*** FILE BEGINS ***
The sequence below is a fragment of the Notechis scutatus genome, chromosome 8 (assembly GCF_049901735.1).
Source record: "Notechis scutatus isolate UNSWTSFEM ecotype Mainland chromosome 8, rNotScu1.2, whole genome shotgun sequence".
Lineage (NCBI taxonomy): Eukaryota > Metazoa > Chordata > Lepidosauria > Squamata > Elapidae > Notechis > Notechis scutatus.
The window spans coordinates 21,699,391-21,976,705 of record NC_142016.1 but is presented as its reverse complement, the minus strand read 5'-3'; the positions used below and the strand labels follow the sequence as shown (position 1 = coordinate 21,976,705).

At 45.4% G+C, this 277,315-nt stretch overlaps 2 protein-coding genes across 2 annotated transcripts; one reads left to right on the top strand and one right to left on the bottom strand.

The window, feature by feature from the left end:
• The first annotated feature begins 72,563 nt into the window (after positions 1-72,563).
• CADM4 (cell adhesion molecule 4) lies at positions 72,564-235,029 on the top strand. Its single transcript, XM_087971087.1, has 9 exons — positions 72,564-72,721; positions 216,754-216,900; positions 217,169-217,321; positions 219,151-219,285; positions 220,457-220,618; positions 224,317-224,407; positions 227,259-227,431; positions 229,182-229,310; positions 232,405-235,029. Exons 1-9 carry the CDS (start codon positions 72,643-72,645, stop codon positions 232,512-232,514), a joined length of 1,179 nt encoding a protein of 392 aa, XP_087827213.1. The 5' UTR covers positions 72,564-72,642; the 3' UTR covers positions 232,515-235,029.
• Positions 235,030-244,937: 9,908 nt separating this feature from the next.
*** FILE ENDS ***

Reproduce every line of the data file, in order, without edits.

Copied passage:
The sequence below is a fragment of the Notechis scutatus genome, chromosome 8 (assembly GCF_049901735.1).
Source record: "Notechis scutatus isolate UNSWTSFEM ecotype Mainland chromosome 8, rNotScu1.2, whole genome shotgun sequence".
Lineage (NCBI taxonomy): Eukaryota > Metazoa > Chordata > Lepidosauria > Squamata > Elapidae > Notechis > Notechis scutatus.
The window spans coordinates 21,699,391-21,976,705 of record NC_142016.1 but is presented as its reverse complement, the minus strand read 5'-3'; the positions used below and the strand labels follow the sequence as shown (position 1 = coordinate 21,976,705).

At 45.4% G+C, this 277,315-nt stretch overlaps 2 protein-coding genes across 2 annotated transcripts; one reads left to right on the top strand and one right to left on the bottom strand.

The window, feature by feature from the left end:
• The first annotated feature begins 72,563 nt into the window (after positions 1-72,563).
• CADM4 (cell adhesion molecule 4) lies at positions 72,564-235,029 on the top strand. Its single transcript, XM_087971087.1, has 9 exons — positions 72,564-72,721; positions 216,754-216,900; positions 217,169-217,321; positions 219,151-219,285; positions 220,457-220,618; positions 224,317-224,407; positions 227,259-227,431; positions 229,182-229,310; positions 232,405-235,029. Exons 1-9 carry the CDS (start codon positions 72,643-72,645, stop codon positions 232,512-232,514), a joined length of 1,179 nt encoding a protein of 392 aa, XP_087827213.1. The 5' UTR covers positions 72,564-72,642; the 3' UTR covers positions 232,515-235,029.
• Positions 235,030-244,937: 9,908 nt separating this feature from the next.